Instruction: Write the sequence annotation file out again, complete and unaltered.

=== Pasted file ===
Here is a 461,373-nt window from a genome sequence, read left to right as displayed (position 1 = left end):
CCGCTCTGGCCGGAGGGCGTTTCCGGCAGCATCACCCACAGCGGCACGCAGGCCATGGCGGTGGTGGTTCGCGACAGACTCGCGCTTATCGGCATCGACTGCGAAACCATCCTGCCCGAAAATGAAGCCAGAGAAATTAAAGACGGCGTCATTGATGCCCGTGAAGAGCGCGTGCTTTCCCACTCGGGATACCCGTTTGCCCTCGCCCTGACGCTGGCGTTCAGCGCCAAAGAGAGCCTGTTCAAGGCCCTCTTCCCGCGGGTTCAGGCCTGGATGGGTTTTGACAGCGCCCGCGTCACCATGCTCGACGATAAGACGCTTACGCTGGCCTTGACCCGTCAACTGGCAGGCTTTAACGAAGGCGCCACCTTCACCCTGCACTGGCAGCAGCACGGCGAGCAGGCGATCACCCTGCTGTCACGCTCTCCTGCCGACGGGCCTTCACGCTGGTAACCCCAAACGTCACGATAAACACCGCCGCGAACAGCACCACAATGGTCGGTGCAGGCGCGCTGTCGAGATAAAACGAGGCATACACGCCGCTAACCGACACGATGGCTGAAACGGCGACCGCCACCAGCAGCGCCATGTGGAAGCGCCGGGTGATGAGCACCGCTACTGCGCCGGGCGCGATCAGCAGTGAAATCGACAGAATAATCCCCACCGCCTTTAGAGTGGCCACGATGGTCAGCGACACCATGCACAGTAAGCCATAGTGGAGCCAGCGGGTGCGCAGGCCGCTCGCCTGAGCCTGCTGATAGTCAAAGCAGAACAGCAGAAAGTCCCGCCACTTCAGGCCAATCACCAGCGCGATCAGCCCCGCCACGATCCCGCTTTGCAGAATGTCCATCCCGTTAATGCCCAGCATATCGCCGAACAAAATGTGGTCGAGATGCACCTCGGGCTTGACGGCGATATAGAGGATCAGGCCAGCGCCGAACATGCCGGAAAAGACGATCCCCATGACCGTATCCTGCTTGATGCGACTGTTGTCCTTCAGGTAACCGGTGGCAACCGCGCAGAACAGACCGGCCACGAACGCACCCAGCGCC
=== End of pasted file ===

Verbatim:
Here is a 461,373-nt window from a genome sequence, read left to right as displayed (position 1 = left end):
CCGCTCTGGCCGGAGGGCGTTTCCGGCAGCATCACCCACAGCGGCACGCAGGCCATGGCGGTGGTGGTTCGCGACAGACTCGCGCTTATCGGCATCGACTGCGAAACCATCCTGCCCGAAAATGAAGCCAGAGAAATTAAAGACGGCGTCATTGATGCCCGTGAAGAGCGCGTGCTTTCCCACTCGGGATACCCGTTTGCCCTCGCCCTGACGCTGGCGTTCAGCGCCAAAGAGAGCCTGTTCAAGGCCCTCTTCCCGCGGGTTCAGGCCTGGATGGGTTTTGACAGCGCCCGCGTCACCATGCTCGACGATAAGACGCTTACGCTGGCCTTGACCCGTCAACTGGCAGGCTTTAACGAAGGCGCCACCTTCACCCTGCACTGGCAGCAGCACGGCGAGCAGGCGATCACCCTGCTGTCACGCTCTCCTGCCGACGGGCCTTCACGCTGGTAACCCCAAACGTCACGATAAACACCGCCGCGAACAGCACCACAATGGTCGGTGCAGGCGCGCTGTCGAGATAAAACGAGGCATACACGCCGCTAACCGACACGATGGCTGAAACGGCGACCGCCACCAGCAGCGCCATGTGGAAGCGCCGGGTGATGAGCACCGCTACTGCGCCGGGCGCGATCAGCAGTGAAATCGACAGAATAATCCCCACCGCCTTTAGAGTGGCCACGATGGTCAGCGACACCATGCACAGTAAGCCATAGTGGAGCCAGCGGGTGCGCAGGCCGCTCGCCTGAGCCTGCTGATAGTCAAAGCAGAACAGCAGAAAGTCCCGCCACTTCAGGCCAATCACCAGCGCGATCAGCCCCGCCACGATCCCGCTTTGCAGAATGTCCATCCCGTTAATGCCCAGCATATCGCCGAACAAAATGTGGTCGAGATGCACCTCGGGCTTGACGGCGATATAGAGGATCAGGCCAGCGCCGAACATGCCGGAAAAGACGATCCCCATGACCGTATCCTGCTTGATGCGACTGTTGTCCTTCAGGTAACCGGTGGCAACCGCGCAGAACAGACCGGCCACGAACGCACCCAGCGCC